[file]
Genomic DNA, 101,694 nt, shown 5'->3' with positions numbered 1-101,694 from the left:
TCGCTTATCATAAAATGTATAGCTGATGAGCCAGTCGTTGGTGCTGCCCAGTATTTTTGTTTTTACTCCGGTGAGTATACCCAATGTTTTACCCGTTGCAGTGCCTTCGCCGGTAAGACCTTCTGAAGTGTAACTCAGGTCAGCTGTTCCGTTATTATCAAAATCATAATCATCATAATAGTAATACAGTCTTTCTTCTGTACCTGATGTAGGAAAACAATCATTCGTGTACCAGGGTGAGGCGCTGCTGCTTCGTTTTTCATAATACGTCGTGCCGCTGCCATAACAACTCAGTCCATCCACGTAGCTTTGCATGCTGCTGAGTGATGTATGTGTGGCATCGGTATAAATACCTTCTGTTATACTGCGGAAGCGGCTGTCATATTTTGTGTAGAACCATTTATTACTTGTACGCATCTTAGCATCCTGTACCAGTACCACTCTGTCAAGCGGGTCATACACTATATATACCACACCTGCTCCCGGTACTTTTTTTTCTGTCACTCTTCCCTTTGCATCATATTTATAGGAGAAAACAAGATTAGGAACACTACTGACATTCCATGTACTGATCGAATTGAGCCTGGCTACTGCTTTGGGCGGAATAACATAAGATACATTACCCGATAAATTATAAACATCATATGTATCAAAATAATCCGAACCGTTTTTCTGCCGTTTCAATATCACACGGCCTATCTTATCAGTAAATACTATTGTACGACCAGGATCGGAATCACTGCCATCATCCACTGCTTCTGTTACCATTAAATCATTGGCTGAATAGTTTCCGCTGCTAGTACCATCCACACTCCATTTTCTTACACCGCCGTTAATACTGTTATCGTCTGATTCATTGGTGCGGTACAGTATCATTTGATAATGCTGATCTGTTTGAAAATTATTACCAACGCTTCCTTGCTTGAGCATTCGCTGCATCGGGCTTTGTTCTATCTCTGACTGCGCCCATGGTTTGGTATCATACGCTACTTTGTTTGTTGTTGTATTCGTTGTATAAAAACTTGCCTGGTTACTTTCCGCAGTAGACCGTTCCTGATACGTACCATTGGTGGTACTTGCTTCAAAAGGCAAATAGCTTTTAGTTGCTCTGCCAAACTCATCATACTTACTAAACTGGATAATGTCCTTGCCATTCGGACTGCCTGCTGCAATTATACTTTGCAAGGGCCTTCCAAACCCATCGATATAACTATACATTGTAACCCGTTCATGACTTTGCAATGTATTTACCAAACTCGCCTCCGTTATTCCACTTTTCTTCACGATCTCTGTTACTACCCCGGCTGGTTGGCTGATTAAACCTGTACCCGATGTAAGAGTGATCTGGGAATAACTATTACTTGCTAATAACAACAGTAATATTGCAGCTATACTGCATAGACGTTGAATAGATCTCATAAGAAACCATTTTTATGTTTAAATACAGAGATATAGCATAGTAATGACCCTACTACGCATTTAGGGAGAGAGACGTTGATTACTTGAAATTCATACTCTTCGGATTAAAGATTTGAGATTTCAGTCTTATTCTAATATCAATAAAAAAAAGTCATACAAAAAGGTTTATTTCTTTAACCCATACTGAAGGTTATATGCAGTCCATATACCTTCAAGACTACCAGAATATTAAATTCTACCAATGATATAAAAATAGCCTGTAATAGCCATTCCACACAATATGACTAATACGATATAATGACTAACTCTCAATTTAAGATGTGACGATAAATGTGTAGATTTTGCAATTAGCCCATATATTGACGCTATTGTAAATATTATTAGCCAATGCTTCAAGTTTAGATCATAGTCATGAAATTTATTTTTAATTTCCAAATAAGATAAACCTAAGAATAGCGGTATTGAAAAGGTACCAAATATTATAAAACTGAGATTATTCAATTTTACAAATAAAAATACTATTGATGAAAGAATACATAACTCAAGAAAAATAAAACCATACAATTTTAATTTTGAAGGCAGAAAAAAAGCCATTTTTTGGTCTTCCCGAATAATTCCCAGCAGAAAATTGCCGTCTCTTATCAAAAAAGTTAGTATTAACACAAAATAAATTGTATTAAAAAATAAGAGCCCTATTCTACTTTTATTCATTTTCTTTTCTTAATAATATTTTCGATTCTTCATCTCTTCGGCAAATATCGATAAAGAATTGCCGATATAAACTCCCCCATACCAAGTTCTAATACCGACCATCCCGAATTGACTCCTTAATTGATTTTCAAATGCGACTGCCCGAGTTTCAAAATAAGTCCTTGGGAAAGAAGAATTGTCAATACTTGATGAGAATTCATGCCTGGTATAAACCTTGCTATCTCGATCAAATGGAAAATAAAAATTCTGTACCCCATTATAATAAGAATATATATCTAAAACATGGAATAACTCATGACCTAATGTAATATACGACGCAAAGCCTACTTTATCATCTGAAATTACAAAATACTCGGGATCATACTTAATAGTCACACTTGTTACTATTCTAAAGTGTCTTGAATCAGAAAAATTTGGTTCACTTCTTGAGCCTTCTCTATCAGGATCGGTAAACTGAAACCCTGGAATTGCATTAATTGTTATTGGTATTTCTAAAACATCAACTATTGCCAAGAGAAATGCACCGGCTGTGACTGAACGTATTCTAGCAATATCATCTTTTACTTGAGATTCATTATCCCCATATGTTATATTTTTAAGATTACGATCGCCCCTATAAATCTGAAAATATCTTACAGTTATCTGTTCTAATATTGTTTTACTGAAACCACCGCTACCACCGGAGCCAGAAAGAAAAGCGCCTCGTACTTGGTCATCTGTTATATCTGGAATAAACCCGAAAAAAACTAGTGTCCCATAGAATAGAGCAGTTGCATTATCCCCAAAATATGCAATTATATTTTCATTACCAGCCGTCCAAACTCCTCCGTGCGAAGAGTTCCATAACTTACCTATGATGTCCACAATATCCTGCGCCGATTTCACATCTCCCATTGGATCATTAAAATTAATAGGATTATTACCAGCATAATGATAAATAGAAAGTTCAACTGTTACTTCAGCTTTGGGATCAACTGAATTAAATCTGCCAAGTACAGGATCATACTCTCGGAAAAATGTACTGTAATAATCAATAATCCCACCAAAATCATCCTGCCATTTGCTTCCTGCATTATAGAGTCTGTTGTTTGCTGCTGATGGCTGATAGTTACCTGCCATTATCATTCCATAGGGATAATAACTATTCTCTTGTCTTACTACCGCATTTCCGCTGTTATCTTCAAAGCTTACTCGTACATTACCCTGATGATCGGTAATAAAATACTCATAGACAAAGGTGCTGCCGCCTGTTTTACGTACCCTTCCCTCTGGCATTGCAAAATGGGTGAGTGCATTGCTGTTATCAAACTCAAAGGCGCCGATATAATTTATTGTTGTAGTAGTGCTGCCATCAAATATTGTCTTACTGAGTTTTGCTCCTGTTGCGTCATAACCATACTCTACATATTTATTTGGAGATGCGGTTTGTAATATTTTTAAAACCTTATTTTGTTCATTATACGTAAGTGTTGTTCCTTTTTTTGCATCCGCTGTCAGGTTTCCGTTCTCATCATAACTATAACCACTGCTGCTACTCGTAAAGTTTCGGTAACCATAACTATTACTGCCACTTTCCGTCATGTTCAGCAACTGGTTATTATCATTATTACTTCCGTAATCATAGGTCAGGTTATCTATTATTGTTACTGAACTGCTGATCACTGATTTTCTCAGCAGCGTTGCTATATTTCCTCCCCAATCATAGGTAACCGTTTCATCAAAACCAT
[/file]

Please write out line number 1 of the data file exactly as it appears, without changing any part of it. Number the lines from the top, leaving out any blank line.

Genomic DNA, 101,694 nt, shown 5'->3' with positions numbered 1-101,694 from the left: